All About Jazz needs your help and we have a deal. Pay $20 and we'll hide those six pesky Google ads that appear on every page, plus this box and the slideout box on the right for a full year! You'll also fund website expansion.
Having reviewed favorably Susannah McCorkle's seventh Concord recording, in which she ably interpreted more than a dozen of the wonderful songs of Irving Berlin, I can do no less for No. 8, an earnest tribute to the music of the immortal George Gershwin. Simply put, McCorkle is a singer who leaves scant room for complaint. Although I really wouldn't call her a Jazz singer in the truest sense of the phrase (she takes few liberties with a melody), McCorkle emotes about as well as anyone, pouring heart and soul into every song as she reinforces the bonds with Jazz by employing some of the most accomplished sidemen within hailing distance of a studio. Like Rosemary Clooney, McCorkle is content for the most part to let them articulate the Jazz component, which isn't a bad idea when solo space is allocated among such heavyweights as Farnham, Potter, Sandke, Alden, Herwig and Dodgion. McCorkle's crystal-clear and sensuous contralto might best be described as sunny; she sings everything with the barest hint of a smile, even the plaintive ballads, and is a marvelous story-teller - especially virtuous in this context, as Gershwin and his several lyricists (including brother Ira) have compelling narratives to impart. McCorkle also includes the verses to a number of these timeless classics, a particularly welcome aspect of their over-all charm and originality. As with Berlin, she includes several lesser-known tunes, for instance "I Was Doing All Right" and the lovely closing medley, "Will You Remember Me" and "Drifting Along with the Tide." For me, the undoubted highlight of this consistently admirable set has to be McCorkle's informative singing/speaking introduction to "I Got Rhythm," but as almost everything else is a highlight too, this is simply a matter of opinion. Speaking of rhythm, matters are in capable hands there with Farnham, Alden, DeRosa and either Gilmore or Sarpola lending unwavering support. A thoroughly rewarding session by one of the country's finest pop/Jazz singers - or, as the brothers Gershwin would have summed it up, "'Swonderful."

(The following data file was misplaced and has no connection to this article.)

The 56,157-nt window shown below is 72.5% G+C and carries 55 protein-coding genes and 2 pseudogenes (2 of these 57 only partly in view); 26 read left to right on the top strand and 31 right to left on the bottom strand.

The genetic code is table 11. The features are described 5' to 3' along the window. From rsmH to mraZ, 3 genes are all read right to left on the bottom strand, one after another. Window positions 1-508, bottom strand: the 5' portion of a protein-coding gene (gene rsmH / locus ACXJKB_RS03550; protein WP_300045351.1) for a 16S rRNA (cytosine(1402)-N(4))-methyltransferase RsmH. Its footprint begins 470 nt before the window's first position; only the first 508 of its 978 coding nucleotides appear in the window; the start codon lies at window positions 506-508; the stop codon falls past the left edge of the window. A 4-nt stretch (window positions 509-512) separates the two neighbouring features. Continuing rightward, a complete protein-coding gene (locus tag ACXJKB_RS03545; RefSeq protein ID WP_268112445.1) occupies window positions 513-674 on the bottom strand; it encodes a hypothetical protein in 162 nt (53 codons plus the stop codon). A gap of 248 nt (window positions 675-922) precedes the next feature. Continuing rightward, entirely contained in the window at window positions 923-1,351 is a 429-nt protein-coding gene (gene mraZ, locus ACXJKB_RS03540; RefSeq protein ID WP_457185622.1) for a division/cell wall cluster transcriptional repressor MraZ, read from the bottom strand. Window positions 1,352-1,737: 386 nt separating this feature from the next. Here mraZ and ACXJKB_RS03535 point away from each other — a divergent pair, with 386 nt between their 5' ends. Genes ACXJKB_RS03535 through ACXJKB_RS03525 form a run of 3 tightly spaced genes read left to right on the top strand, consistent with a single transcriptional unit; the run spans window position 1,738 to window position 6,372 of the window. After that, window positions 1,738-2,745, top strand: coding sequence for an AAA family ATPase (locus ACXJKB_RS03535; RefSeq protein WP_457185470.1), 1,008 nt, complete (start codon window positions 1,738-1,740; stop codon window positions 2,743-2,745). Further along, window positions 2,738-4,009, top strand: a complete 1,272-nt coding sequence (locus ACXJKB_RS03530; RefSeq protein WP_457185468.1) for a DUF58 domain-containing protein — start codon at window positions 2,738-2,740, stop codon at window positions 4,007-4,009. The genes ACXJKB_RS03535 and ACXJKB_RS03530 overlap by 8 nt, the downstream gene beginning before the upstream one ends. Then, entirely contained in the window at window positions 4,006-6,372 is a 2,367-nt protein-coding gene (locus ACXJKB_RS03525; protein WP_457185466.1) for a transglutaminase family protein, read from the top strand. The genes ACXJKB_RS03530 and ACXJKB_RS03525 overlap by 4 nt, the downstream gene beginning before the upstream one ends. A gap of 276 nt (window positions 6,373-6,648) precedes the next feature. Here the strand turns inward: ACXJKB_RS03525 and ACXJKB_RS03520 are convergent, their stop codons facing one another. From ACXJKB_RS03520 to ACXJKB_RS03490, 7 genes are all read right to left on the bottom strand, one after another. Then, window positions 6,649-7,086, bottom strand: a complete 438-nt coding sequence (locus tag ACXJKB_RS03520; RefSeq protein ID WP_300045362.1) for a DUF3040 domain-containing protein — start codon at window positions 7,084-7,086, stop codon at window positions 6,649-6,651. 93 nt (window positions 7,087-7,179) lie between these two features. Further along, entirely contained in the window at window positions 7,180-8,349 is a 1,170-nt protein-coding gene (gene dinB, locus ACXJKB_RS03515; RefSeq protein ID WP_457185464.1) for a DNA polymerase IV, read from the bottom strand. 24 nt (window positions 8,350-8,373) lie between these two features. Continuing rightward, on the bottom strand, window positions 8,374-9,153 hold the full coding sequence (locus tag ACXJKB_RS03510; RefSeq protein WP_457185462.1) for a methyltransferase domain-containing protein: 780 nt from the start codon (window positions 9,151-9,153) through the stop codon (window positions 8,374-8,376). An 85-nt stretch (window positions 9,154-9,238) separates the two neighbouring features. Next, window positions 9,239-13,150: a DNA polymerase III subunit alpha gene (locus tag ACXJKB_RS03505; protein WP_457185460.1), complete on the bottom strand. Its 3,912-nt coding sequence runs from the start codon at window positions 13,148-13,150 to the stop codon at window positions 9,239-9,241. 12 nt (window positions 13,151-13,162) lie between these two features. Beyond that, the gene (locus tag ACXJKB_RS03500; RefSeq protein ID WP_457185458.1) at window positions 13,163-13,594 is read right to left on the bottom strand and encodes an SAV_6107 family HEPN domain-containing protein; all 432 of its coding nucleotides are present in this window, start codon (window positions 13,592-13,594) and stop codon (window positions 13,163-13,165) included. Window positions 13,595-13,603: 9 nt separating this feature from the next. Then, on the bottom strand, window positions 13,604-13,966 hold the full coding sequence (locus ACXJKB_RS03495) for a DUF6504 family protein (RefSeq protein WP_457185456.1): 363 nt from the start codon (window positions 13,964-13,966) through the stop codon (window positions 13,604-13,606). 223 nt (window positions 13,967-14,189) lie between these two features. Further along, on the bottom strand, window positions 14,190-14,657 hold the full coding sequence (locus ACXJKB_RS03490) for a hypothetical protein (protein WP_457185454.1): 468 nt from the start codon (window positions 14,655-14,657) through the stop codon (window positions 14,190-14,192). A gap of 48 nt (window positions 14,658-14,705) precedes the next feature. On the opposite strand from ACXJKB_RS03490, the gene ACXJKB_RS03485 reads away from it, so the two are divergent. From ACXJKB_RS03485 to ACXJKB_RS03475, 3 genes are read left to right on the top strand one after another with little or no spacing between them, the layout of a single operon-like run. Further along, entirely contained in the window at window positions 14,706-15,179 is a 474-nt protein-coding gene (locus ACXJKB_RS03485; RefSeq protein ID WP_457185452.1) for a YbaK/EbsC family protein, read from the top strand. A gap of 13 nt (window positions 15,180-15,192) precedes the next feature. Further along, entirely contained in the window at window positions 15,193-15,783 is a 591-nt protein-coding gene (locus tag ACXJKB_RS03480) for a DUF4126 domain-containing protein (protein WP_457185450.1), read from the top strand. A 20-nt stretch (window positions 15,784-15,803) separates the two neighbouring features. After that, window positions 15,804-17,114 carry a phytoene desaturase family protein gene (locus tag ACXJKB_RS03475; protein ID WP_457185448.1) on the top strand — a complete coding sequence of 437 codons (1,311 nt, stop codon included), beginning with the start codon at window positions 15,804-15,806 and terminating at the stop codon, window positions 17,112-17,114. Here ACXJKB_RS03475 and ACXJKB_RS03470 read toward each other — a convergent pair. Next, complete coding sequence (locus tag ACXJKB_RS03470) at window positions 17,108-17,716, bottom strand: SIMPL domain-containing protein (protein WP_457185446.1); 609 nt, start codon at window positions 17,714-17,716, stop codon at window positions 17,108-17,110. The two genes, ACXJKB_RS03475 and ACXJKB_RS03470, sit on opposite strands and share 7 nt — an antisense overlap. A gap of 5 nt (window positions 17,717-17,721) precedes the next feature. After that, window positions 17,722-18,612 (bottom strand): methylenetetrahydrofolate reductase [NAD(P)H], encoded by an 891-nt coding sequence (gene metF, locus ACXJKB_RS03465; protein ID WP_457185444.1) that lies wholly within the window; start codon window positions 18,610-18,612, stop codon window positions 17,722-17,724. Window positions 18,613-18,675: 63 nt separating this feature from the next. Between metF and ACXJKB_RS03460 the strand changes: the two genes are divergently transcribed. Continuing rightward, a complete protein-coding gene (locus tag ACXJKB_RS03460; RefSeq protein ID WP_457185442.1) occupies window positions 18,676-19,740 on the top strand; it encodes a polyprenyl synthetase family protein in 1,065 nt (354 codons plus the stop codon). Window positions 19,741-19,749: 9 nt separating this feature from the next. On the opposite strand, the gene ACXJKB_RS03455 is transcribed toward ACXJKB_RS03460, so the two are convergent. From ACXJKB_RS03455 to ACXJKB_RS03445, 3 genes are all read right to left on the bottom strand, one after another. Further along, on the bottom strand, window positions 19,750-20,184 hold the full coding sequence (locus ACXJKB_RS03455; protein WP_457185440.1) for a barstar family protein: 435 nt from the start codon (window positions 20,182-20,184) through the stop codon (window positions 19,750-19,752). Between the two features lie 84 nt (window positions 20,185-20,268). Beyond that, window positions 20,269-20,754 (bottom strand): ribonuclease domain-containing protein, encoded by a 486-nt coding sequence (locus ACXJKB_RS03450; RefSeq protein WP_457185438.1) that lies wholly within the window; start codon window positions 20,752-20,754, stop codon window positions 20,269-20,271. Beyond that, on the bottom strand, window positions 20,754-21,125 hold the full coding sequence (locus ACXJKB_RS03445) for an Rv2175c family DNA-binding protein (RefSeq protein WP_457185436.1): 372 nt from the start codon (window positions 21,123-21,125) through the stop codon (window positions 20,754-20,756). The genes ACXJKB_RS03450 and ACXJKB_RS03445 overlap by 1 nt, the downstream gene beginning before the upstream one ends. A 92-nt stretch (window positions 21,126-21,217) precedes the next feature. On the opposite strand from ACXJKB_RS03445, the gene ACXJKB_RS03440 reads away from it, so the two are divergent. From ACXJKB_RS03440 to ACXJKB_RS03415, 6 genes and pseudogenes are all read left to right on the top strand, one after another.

They Can't Take That Away from Me; Who Cares?; Someone to Watch Over Me; It Ain't Necessarily So; How Long Has This Been Going On?; I Got Rhythm (introduction); I Got Rhythm; Love Walked In; I Loves You Porgy; They All Laughed; Summertime; 'S Wonderful; I Was Doing All Right; I Got Plenty o' Nothin'; medley: Will You Remember Me, Drifting Along with the Tide (61:27).
Susannah McCorkle, vocals; Allen Farnham, piano, synth; Chris Potter, tenor saxophone, alto flute; Howard Alden, guitar; Randy Sandke, trumpet, flugelhorn; Conrad Herwig, trombone; Jerry Dodgion, alto saxophone, alto flute; Rich DeRosa, drums; Steve Gilmore, Dick Sarpola, bass.
I grew up listening to mainstream '70s rock then ended up on the staff at the college paper at San Diego State, and volunteered to review heavy metal LPs. My second semester, the music editor dropped a Fenton Robinson LP on my desk, Night Flight. You like metal; they play guitar--he plays guitar, the editor told me
I grew up listening to mainstream '70s rock then ended up on the staff at the college paper at San Diego State, and volunteered to review heavy metal LPs. My second semester, the music editor dropped a Fenton Robinson LP on my desk, Night Flight. You like metal; they play guitar--he plays guitar, the editor told me. If we don't run a review, Alligator Records is going to stop servicing us.
Night Flight opened up a whole new world for me--the blues led me, inevitably, to Basie, who led to Duke, who led to Mingus, who led to Miles, who led to ...